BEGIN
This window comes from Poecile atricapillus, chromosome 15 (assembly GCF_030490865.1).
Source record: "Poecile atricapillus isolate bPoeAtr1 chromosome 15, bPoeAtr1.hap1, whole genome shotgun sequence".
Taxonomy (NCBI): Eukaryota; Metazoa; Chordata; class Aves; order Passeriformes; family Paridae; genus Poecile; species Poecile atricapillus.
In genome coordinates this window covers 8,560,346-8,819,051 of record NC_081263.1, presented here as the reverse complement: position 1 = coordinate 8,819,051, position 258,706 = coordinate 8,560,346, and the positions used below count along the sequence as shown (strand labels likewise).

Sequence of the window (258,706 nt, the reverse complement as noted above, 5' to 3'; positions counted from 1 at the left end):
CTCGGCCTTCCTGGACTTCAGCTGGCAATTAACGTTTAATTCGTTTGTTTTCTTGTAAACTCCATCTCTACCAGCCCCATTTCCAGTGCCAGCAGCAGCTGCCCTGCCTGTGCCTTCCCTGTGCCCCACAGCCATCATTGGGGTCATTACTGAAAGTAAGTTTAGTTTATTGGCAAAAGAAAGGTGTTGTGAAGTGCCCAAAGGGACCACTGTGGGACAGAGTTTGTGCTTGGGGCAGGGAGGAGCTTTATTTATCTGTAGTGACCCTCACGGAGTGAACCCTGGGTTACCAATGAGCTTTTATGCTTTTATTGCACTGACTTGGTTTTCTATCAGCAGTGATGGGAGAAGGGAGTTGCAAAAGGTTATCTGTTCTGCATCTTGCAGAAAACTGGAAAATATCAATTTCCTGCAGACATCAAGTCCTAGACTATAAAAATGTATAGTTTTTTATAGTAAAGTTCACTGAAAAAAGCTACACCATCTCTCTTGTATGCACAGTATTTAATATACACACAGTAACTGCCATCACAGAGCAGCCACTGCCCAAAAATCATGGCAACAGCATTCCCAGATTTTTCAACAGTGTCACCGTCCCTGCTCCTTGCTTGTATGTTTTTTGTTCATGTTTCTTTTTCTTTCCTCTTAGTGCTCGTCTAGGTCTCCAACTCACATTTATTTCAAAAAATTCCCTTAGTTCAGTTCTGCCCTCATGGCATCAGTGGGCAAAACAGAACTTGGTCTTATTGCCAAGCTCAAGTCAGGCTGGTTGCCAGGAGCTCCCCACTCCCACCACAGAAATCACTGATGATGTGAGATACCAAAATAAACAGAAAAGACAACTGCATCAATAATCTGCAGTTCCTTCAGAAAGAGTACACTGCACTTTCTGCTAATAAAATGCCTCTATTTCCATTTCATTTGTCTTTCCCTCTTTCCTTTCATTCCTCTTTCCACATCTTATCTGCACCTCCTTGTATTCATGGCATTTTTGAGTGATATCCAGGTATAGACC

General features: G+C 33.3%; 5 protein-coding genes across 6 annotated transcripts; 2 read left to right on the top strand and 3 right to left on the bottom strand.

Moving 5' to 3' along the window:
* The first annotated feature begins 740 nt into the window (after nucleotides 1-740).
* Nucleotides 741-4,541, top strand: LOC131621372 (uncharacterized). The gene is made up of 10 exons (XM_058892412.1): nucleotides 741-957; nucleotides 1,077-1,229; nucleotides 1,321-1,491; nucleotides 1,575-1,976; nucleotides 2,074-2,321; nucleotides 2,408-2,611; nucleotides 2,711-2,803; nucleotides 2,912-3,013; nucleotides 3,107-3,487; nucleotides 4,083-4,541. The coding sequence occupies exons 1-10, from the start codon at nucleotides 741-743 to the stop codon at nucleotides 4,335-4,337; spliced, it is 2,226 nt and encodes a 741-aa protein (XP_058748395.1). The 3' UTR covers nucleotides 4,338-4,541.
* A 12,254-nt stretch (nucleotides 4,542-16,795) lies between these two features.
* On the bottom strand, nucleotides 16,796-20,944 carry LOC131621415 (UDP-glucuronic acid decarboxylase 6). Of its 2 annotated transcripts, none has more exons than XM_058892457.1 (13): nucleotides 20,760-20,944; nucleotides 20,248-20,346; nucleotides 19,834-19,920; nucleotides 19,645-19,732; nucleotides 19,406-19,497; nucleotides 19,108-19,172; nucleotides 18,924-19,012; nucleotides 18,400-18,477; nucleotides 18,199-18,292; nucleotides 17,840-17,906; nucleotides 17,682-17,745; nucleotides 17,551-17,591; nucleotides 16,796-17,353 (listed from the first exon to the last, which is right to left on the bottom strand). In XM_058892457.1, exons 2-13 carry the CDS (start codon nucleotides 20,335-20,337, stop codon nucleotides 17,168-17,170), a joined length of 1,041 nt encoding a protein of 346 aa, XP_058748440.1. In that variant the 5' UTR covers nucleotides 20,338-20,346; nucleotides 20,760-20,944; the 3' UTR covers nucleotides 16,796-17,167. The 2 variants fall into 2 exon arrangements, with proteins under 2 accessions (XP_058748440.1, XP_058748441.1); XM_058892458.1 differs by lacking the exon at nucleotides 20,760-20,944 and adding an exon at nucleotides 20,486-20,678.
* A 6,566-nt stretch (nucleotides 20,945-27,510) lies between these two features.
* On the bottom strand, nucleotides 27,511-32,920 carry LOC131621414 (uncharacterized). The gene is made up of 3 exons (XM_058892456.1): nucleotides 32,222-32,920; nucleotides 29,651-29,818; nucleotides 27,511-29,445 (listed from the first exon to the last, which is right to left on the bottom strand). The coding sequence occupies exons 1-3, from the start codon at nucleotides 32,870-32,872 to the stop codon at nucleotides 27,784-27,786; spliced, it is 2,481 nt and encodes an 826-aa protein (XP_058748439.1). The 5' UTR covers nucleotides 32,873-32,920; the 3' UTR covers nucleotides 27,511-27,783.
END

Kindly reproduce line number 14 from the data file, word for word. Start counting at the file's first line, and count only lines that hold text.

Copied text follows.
* On the bottom strand, nucleotides 27,511-32,920 carry LOC131621414 (uncharacterized). The gene is made up of 3 exons (XM_058892456.1): nucleotides 32,222-32,920; nucleotides 29,651-29,818; nucleotides 27,511-29,445 (listed from the first exon to the last, which is right to left on the bottom strand). The coding sequence occupies exons 1-3, from the start codon at nucleotides 32,870-32,872 to the stop codon at nucleotides 27,784-27,786; spliced, it is 2,481 nt and encodes an 826-aa protein (XP_058748439.1). The 5' UTR covers nucleotides 32,873-32,920; the 3' UTR covers nucleotides 27,511-27,783.